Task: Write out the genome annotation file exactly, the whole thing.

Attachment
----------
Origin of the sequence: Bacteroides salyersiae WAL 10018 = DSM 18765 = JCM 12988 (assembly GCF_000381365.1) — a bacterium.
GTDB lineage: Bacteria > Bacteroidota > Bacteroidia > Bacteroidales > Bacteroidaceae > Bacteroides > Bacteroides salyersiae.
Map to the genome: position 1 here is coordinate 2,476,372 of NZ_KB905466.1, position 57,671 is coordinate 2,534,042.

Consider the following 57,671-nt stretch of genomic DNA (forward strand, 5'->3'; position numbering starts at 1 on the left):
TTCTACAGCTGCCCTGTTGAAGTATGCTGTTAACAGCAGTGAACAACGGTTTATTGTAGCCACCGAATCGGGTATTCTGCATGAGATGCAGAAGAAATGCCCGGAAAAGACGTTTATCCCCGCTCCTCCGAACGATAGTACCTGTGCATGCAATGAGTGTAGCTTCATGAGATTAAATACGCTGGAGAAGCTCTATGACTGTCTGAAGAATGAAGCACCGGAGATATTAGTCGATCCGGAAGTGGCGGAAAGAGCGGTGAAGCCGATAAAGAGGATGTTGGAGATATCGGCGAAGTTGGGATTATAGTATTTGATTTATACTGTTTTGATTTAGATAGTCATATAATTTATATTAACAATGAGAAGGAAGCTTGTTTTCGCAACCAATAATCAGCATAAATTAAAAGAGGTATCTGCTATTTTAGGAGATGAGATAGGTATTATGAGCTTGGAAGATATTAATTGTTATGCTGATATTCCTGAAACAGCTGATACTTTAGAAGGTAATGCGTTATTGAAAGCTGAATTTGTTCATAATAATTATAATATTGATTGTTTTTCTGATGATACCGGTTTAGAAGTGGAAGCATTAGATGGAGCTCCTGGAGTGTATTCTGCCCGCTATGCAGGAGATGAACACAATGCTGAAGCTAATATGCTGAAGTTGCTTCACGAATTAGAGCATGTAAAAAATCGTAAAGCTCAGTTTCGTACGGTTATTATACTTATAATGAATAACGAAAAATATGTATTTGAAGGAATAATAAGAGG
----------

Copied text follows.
Origin of the sequence: Bacteroides salyersiae WAL 10018 = DSM 18765 = JCM 12988 (assembly GCF_000381365.1) — a bacterium.
GTDB lineage: Bacteria > Bacteroidota > Bacteroidia > Bacteroidales > Bacteroidaceae > Bacteroides > Bacteroides salyersiae.
Map to the genome: position 1 here is coordinate 2,476,372 of NZ_KB905466.1, position 57,671 is coordinate 2,534,042.

Consider the following 57,671-nt stretch of genomic DNA (forward strand, 5'->3'; position numbering starts at 1 on the left):
TTCTACAGCTGCCCTGTTGAAGTATGCTGTTAACAGCAGTGAACAACGGTTTATTGTAGCCACCGAATCGGGTATTCTGCATGAGATGCAGAAGAAATGCCCGGAAAAGACGTTTATCCCCGCTCCTCCGAACGATAGTACCTGTGCATGCAATGAGTGTAGCTTCATGAGATTAAATACGCTGGAGAAGCTCTATGACTGTCTGAAGAATGAAGCACCGGAGATATTAGTCGATCCGGAAGTGGCGGAAAGAGCGGTGAAGCCGATAAAGAGGATGTTGGAGATATCGGCGAAGTTGGGATTATAGTATTTGATTTATACTGTTTTGATTTAGATAGTCATATAATTTATATTAACAATGAGAAGGAAGCTTGTTTTCGCAACCAATAATCAGCATAAATTAAAAGAGGTATCTGCTATTTTAGGAGATGAGATAGGTATTATGAGCTTGGAAGATATTAATTGTTATGCTGATATTCCTGAAACAGCTGATACTTTAGAAGGTAATGCGTTATTGAAAGCTGAATTTGTTCATAATAATTATAATATTGATTGTTTTTCTGATGATACCGGTTTAGAAGTGGAAGCATTAGATGGAGCTCCTGGAGTGTATTCTGCCCGCTATGCAGGAGATGAACACAATGCTGAAGCTAATATGCTGAAGTTGCTTCACGAATTAGAGCATGTAAAAAATCGTAAAGCTCAGTTTCGTACGGTTATTATACTTATAATGAATAACGAAAAATATGTATTTGAAGGAATAATAAGAGG